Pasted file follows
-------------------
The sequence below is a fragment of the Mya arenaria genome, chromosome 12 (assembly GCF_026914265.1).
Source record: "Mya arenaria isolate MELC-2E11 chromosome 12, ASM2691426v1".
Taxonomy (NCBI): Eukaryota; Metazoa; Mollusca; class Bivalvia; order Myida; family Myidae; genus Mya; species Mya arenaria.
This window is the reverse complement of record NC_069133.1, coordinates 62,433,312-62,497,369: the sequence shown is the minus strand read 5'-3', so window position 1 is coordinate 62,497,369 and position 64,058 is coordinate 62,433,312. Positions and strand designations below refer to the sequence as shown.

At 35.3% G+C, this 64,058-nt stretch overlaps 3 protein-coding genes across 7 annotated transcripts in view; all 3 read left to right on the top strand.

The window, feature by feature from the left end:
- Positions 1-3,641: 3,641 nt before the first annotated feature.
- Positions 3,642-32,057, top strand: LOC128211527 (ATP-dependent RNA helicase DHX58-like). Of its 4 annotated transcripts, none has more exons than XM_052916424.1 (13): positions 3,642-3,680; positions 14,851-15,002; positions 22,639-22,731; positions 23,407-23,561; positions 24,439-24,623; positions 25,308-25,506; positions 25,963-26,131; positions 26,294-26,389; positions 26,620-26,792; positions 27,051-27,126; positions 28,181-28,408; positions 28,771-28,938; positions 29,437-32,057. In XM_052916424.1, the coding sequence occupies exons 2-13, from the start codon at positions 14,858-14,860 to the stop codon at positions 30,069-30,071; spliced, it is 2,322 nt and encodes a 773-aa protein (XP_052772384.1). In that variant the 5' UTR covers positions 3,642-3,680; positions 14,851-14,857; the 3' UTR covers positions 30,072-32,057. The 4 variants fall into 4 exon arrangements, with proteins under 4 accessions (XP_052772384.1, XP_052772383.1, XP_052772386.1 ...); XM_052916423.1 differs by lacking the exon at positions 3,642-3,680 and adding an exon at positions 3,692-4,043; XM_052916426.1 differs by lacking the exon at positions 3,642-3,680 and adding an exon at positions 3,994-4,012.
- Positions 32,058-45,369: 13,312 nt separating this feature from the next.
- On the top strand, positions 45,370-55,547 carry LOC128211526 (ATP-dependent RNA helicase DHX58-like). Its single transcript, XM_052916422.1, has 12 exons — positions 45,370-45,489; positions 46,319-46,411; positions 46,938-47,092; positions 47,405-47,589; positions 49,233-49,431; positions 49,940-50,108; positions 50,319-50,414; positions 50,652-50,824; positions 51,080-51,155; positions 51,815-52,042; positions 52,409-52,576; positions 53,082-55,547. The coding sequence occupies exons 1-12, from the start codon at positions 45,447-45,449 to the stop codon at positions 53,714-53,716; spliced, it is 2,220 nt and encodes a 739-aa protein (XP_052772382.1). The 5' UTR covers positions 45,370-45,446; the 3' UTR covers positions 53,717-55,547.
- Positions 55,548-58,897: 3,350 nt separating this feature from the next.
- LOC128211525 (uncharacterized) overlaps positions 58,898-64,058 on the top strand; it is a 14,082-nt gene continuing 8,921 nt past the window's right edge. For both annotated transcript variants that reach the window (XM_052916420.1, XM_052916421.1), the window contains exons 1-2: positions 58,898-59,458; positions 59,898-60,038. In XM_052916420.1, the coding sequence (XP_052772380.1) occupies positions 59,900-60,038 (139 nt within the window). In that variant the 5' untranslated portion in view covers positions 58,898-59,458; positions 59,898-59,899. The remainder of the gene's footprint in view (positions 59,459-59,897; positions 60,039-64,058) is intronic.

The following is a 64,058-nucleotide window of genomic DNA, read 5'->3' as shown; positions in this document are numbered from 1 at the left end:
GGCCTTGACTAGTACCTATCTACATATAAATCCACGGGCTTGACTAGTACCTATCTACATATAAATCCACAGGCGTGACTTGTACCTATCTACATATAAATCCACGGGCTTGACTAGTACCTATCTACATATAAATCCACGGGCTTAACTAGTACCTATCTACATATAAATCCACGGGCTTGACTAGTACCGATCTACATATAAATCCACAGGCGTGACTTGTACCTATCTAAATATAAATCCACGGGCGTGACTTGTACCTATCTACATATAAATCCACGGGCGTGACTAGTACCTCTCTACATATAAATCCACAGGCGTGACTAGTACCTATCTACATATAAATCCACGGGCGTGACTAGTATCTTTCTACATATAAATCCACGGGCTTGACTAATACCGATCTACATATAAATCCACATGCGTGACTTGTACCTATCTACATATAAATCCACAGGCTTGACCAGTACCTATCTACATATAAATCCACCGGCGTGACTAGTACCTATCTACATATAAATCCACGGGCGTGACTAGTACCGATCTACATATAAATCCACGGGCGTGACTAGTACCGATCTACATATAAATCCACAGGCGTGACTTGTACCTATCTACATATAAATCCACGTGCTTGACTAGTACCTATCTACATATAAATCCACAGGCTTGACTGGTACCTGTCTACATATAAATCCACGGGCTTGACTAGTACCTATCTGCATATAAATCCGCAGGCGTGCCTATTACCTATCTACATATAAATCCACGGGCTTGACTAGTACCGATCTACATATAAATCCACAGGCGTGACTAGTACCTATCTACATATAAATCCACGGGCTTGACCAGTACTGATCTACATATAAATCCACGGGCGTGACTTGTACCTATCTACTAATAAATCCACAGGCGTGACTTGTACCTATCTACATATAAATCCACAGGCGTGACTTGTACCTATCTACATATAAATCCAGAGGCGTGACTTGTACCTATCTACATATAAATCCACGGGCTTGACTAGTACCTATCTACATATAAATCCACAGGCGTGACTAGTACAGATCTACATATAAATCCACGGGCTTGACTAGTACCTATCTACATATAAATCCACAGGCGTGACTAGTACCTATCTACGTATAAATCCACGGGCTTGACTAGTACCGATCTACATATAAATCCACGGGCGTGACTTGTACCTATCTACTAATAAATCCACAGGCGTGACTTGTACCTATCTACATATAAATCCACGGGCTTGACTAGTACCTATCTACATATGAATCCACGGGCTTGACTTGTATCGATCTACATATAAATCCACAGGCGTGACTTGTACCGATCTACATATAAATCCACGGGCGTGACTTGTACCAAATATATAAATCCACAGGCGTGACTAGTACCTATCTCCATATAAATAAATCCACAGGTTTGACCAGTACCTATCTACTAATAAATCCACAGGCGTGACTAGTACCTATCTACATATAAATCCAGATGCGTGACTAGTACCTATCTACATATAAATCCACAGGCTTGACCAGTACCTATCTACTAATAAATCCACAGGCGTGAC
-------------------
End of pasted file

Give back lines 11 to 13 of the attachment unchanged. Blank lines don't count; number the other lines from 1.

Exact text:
- Positions 55,548-58,897: 3,350 nt separating this feature from the next.
- LOC128211525 (uncharacterized) overlaps positions 58,898-64,058 on the top strand; it is a 14,082-nt gene continuing 8,921 nt past the window's right edge. For both annotated transcript variants that reach the window (XM_052916420.1, XM_052916421.1), the window contains exons 1-2: positions 58,898-59,458; positions 59,898-60,038. In XM_052916420.1, the coding sequence (XP_052772380.1) occupies positions 59,900-60,038 (139 nt within the window). In that variant the 5' untranslated portion in view covers positions 58,898-59,458; positions 59,898-59,899. The remainder of the gene's footprint in view (positions 59,459-59,897; positions 60,039-64,058) is intronic.

The following is a 64,058-nucleotide window of genomic DNA, read 5'->3' as shown; positions in this document are numbered from 1 at the left end: